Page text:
I’ve been thinking recently that being Chinese/Asian has a lot more influence on me than I’d previously understood. It’s an admission that I’m reluctant to make, because so often when I hear people speaking of culture, they sound like they’re making ghastly nineteenth-century differentiations between People X and People Y. I get all kinds of queasy inside. But it’s important to think about it, even if it’s hard to talk about; lately I’ve been doing the thinking in plenty, and now I’ll take a shot at the talking.
When I think about Chinese culture, it’s not so blatant that I can say “Chinese people do this and that, and so do I,” because — if you assume such a thing as “typical” — my family is atypical. But there are definitely patterns to my thoughts and actions, and you could map some of those patterns fairly well onto other patterns of Western femininity, or Chineseness. There’s been so much excellent stuff written on feminism, which I’ve read with fascination because it resonates so deeply with my experience. I’ve resolved to alter my thinking and my actions to be more feminist (anti-patriarchal) — but now I’m realizing that many of the qualities I see as traditionally feminine, and therefore to be overcome for greater gender equality and personal success, are actually cultural legacies and not just a consequence of my gender socialization. Deference to authority figures, obedience to rules, valuing relationships and community over career and self, letting others speak first, not asking questions, obsession with appearance (“face”) — these are all Chinese customs and values, as much as they are ones Western society transmits to girls and women. And while I’m eager to throw off the shackles of patriarchy (so melodramatic!), the same shedding gets really complicated when it come to culture.
I’ve only begun thinking about this lately because of my continued observations of behavior among artists (as in our IWL workshop, especially since there are proportionately more Asians and more young people than there were at VONA): how we relate to one another, how our styles differ, when it comes to promoting ourselves and contributing to group harmony. While thinking over that challenging IWL meeting of a month ago, I realize that some of my discomfort came from having to behave in a way that directly contradicts my cultural values. For me, the turning point from mild to extreme unease came when we were told that interrupting and interrogating others was a way to “step up.” I don’t think it’s being too general to say that in Chinese culture, interrupting and interrogating would be seen as socially violent; certainly that was my experience of it.
Later on in the same session, another student described her dreams as being integral with family, but that was not accepted (“I don’t hear you in this”); the student ended up having to insist very strenuously that family, and responsibility to family, are central to her identity. The student is Asian, and I, rightly or wrongly, interpreted her feelings about family/responsibility as coming from her culture — because to some extent I share her feelings and was raised to do so. I don’t like to point to things and say, “This is Asian” or “this is not,” but I’m beginning to see that my Asianness is deeply tied into my beliefs or behavior. But even if I’d been able to articulate this at the time, even if I’d felt safe speaking up further in that space, would I have dared to say: “You are being culturally insensitive”?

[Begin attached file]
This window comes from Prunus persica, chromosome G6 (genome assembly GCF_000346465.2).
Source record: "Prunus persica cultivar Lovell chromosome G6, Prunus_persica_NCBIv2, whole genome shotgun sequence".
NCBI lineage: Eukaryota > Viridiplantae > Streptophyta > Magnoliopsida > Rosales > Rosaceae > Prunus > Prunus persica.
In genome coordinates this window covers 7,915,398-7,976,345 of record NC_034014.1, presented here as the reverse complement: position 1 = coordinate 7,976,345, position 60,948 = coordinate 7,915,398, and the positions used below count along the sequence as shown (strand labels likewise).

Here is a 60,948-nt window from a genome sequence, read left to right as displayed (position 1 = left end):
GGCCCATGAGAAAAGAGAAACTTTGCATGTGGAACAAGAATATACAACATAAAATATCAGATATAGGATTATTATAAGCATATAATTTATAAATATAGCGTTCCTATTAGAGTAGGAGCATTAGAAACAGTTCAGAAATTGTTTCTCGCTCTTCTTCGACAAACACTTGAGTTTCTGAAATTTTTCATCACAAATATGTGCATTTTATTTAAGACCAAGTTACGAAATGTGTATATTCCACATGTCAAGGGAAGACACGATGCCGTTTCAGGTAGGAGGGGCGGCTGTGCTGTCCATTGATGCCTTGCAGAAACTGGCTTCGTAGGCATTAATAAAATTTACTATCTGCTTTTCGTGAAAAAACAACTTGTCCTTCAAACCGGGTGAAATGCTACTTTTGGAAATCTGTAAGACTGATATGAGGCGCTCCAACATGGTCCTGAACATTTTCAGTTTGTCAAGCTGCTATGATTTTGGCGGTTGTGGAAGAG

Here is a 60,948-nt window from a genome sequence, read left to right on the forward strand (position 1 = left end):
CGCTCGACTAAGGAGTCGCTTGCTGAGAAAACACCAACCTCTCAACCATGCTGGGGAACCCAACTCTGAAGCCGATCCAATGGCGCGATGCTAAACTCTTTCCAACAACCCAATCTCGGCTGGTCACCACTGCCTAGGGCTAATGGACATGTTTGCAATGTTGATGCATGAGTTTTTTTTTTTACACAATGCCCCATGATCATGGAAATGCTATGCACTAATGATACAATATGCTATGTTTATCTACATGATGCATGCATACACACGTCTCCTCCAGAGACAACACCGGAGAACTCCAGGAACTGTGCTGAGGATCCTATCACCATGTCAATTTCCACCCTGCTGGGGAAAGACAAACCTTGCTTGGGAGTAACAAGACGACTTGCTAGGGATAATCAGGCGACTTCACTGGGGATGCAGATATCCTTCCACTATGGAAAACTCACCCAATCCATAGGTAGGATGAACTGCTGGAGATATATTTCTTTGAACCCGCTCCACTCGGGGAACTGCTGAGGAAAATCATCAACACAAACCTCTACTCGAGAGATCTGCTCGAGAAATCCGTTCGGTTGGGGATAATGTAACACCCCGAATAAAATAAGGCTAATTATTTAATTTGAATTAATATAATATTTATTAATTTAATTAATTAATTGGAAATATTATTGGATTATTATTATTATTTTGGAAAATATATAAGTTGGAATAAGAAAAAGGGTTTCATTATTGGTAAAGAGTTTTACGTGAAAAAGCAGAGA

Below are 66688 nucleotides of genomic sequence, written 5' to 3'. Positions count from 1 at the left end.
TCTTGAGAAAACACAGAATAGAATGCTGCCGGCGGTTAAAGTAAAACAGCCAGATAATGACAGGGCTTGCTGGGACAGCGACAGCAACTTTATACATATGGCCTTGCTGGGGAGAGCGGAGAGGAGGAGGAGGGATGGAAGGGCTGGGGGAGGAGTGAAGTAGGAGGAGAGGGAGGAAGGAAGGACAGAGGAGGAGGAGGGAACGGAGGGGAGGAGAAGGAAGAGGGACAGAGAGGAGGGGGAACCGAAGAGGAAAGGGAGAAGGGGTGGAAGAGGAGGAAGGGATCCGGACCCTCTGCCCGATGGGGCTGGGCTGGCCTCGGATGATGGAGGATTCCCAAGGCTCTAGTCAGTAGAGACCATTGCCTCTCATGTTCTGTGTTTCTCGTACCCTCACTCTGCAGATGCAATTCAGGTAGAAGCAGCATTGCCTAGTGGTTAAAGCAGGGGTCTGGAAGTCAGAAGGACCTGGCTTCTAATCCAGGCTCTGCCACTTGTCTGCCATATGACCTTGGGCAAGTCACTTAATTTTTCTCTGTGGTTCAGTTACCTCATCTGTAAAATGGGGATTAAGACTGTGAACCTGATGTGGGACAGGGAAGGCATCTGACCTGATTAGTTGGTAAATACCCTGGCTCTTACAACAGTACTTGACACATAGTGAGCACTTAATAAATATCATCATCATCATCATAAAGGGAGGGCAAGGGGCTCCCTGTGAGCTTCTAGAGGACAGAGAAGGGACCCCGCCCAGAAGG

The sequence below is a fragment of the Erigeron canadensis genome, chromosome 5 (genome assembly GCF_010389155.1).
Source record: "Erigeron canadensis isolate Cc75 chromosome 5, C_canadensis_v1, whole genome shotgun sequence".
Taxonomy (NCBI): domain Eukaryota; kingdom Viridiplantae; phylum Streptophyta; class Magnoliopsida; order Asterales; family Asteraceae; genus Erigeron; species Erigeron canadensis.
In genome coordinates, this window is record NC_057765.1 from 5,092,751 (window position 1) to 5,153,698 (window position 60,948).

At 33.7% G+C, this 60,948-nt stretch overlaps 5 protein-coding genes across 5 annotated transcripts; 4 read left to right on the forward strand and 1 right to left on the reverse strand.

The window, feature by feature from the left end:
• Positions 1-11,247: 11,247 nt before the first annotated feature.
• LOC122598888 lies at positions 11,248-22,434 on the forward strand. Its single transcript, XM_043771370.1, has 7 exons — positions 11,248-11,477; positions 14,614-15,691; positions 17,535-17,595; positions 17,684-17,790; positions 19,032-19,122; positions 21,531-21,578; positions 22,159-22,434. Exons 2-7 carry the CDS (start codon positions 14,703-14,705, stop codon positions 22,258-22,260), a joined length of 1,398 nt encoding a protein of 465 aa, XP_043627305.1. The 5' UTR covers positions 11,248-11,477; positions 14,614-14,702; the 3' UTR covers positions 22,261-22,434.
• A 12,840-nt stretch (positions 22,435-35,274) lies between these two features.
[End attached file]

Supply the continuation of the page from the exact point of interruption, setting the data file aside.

I don’t feel capable of speaking out on behalf of Asian culture. For one thing, I don’t think we can look at “culture” as an unchanging monolith that’s the same for everyone. For another, much of my cultural education came from my mother, who is herself culturally ambivalent, and transmitted that ambivalence to us. She was born in Texas to Western-educated, English-speaking parents, then migrated to China where she had to reconcile that unusual upbringing with an entirely different atmosphere under Mao and Communism. Follow that with a period of violent turmoil and another migration back to the US in the 1970s, and it’s no surprise that my sisters and I were brought up with a mixed bag of support and condemnation for both Chinese and American values. Additionally, Asian values — which, as I’ve said, often coincide with feminine values — are so maligned in our society (think geisha girls and “women don’t ask”) as well as so blindly vaunted (“ancient Eastern wisdom,” goddess culture) that I find it very problematic to try to explain or articulate them; to do so is to open any of a million cans labeled “worms.” Moreover, as I’ve said, I am myself so conflicted that I feel constantly oppositional to and protective of all my values, Asian or not.
The thing about culture is — no matter how awkward and difficult it is to talk about, define, or explain — you can’t deny it exists. You recognize it when you travel to a new country, or even a new city, and discover that the people there don’t act like people at home. Where any kind of culture is concerned, I think we all understand the deep relief of being able to hang out with others like ourselves. It’s especially important when our culture isn’t well understood by the mainstream, as in the case of people of color, people who are LGBTQ, etc. That’s partly why VONA exists and why it’s amazing: shared experiences of marginality free us from the burden of explanation, of having to be poster child for anything. Of course the assumption of mutual understanding is always risky, no matter what, but it’s still comforting to be among others who share my habitation of in-between spaces and the tension thereof. And it’s especially comforting at moments like this one, when I’m discovering I might be more Chinese than I thought.